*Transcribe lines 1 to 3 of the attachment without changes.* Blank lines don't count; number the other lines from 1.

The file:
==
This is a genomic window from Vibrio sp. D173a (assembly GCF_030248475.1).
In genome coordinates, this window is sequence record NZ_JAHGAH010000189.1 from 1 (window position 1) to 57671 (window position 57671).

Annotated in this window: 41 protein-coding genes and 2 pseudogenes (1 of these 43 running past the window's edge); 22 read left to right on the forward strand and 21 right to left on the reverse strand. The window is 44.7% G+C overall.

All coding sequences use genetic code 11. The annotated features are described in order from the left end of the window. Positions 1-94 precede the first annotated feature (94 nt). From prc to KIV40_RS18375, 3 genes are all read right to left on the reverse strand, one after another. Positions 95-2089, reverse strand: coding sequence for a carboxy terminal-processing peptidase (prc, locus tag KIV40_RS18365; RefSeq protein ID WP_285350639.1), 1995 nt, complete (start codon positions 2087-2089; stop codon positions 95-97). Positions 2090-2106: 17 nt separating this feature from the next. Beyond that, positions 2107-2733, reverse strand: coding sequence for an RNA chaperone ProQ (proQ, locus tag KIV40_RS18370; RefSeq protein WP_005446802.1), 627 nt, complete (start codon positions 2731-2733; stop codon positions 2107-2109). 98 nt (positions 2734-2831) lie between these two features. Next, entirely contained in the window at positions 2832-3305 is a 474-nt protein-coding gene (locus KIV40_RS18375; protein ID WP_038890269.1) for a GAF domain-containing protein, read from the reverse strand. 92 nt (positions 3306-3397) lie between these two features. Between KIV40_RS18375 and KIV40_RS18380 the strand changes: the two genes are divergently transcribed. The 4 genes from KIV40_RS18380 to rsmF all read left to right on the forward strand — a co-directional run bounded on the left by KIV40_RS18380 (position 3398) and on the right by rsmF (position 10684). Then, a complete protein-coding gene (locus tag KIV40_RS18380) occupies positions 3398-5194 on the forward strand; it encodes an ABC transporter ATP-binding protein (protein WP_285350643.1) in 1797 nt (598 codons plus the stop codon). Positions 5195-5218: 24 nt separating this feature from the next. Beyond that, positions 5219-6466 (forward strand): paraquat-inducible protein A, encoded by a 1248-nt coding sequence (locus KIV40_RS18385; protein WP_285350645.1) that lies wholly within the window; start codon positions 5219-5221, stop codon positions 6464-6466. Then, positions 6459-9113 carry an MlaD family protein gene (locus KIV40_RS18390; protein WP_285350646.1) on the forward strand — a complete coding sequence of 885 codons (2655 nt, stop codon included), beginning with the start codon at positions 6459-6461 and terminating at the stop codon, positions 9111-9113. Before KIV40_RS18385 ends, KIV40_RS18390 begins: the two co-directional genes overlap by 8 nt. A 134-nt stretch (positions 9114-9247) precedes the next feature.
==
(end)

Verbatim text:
This is a genomic window from Vibrio sp. D173a (assembly GCF_030248475.1).
In genome coordinates, this window is sequence record NZ_JAHGAH010000189.1 from 1 (window position 1) to 57671 (window position 57671).

Annotated in this window: 41 protein-coding genes and 2 pseudogenes (1 of these 43 running past the window's edge); 22 read left to right on the forward strand and 21 right to left on the reverse strand. The window is 44.7% G+C overall.